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Inquirer Editorial: Kill the death penalty

The wrongful execution of a man in Texas is just the latest case that argues against the use of the death penalty.

The wrongful execution of a man in Texas is just the latest case that argues against the use of the death penalty.

Claude Howard Jones was executed in December 2000 after being convicted of murdering a liquor store clerk during a robbery.

Prosecutors argued that Jones shot the clerk using a gun owned by Timothy Jordan, while a third man waited in a pickup truck. Jordan testified against Jones and received a reduced sentence.

The other key evidence used at trial to convict Jones involved hair samples collected by police at the crime scene.

A chemist from the Texas Department of Public Safety testified that the hair fragments could have belonged to Jones. A sample of Jordan's hair was never tested.

Jones, who always maintained his innocence, appealed his conviction. The appeals court ruled 3-2 to uphold the conviction. The majority cited the hair sample as critical evidence, while the dissenting judges said there was insufficient evidence to justify a murder conviction.

Four years after Jones was executed, Jordan recanted his testimony and said he testified in order to receive a reduced sentence.

Last month, DNA testing of the hair from the crime scene showed that it did not belong to Jones. A report last year by the National Academy of Sciences raised questions about the reliability of the type of hair analysis used to convict Jones.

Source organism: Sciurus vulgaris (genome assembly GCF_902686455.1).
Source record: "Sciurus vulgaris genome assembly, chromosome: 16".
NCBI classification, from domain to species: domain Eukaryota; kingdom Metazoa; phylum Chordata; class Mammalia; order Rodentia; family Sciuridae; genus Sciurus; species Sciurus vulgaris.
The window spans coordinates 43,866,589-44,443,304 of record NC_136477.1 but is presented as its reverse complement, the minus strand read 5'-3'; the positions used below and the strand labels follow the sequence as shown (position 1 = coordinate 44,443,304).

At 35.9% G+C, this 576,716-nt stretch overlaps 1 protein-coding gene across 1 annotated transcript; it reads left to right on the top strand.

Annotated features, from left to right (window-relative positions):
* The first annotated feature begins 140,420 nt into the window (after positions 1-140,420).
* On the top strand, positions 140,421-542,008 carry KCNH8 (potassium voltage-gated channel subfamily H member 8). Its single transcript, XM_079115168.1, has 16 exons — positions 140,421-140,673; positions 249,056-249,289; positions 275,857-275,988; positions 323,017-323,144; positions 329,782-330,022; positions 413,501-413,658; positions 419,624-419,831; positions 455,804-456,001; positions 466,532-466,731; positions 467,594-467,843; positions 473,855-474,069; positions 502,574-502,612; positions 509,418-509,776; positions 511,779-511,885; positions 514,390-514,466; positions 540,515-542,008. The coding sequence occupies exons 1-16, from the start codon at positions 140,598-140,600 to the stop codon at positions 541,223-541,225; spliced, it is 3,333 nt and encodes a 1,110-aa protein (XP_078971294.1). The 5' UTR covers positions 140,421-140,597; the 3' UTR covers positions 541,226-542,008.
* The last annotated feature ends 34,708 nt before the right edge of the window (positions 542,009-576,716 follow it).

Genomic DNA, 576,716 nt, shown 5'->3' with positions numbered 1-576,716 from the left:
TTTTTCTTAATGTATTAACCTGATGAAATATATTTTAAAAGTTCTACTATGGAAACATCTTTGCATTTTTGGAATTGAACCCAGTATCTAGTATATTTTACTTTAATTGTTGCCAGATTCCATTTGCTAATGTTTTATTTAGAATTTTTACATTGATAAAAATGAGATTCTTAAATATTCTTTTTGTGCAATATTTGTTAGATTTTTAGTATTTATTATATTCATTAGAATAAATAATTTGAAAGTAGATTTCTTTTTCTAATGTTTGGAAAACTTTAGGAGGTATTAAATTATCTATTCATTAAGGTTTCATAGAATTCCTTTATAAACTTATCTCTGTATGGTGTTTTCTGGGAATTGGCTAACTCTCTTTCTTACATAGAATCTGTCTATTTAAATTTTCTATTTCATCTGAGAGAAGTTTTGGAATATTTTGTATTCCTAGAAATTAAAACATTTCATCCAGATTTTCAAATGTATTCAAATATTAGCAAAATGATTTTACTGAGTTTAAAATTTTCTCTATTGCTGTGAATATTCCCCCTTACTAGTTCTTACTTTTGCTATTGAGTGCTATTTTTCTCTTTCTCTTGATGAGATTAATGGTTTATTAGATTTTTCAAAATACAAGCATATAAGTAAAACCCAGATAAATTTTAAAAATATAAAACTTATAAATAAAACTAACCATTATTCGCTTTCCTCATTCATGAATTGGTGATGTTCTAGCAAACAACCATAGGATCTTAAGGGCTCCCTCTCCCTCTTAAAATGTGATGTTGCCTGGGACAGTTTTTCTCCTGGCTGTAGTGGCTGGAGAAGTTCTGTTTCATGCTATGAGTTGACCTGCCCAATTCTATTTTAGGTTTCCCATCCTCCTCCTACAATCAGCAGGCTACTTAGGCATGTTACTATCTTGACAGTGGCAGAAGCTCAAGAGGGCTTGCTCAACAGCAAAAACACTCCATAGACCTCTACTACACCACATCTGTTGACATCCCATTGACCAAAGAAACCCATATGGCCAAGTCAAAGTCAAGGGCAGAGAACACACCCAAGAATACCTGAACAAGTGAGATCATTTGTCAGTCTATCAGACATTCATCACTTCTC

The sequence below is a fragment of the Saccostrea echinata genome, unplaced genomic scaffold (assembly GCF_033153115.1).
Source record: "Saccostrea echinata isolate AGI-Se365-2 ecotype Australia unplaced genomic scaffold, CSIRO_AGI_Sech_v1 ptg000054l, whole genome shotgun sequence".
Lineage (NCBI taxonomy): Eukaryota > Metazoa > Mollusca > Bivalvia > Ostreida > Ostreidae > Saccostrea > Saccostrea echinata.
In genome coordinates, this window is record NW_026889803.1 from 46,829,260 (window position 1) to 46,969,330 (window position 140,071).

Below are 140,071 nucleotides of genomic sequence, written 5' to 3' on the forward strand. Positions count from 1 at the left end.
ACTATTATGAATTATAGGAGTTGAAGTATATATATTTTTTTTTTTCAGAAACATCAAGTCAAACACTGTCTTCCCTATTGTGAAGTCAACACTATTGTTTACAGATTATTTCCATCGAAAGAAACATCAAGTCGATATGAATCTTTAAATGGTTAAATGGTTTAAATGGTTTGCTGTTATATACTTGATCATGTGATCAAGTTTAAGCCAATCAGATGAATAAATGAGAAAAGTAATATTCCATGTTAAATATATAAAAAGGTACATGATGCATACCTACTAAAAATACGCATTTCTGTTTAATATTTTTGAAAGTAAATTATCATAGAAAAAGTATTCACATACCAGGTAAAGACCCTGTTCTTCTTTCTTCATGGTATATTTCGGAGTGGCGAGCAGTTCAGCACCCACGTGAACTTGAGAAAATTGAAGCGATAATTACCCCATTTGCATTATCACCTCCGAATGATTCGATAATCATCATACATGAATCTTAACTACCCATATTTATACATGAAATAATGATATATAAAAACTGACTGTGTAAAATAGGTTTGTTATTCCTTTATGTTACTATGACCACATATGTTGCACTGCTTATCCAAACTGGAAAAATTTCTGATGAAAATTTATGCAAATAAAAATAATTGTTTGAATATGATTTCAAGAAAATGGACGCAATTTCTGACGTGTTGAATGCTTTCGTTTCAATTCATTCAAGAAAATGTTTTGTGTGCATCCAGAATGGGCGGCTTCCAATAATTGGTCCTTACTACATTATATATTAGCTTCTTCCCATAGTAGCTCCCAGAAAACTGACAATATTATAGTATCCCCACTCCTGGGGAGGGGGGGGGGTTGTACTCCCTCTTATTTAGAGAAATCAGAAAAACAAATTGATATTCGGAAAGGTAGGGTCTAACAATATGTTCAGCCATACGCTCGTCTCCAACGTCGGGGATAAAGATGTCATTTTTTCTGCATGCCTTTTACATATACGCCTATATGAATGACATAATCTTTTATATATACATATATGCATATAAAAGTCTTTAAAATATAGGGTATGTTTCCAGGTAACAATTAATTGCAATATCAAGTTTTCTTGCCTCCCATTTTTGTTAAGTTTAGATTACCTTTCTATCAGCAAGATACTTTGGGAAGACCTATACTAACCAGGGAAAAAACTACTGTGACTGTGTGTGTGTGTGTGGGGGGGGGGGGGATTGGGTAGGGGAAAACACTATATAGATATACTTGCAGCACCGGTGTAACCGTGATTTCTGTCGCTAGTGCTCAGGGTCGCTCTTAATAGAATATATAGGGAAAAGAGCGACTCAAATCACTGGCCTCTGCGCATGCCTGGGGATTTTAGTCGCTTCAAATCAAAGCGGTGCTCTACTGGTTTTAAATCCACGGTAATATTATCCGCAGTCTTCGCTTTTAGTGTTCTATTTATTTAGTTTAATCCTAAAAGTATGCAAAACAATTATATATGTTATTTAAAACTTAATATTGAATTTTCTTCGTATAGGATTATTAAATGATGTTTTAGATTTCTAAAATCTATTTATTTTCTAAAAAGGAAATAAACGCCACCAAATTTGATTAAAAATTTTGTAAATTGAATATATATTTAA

Without the physical evidence, the only thing prosecutors had going for them at trial was the testimony of the codefendant Jordan. Texas law says such testimony is insufficient to prove guilt.

In the end, Jones was convicted and put to death based on faulty evidence. That is the worst possible miscarriage of justice.

Opinions have long differed as to whether the death penalty is a deterrent. Many are also divided as to the morality of capital punishment, and the cost of keeping inmates on death row. But beyond those issues is the more troubling possibility of executing the wrong person.

The increased use of DNA evidence has proven beyond any doubt that defendants routinely get convicted for crimes they did not commit. Hundreds of inmates have been released after the truth was finally revealed, including several who were on death row.

The wrongful convictions often involve any or all of the following factors: faulty eyewitness testimony; sloppy police work; police or prosecutorial misconduct; and incompetent defense attorneys.

Scores of countries have eliminated the death penalty. The United States is among only a handful of developed nations that still execute convicted defendants.

New Jersey and several other states have wisely done away with the death penalty. Pennsylvania should do the same.

Just knowing that the wrong person can be, and has been, executed is more than enough reason to eliminate the death penalty.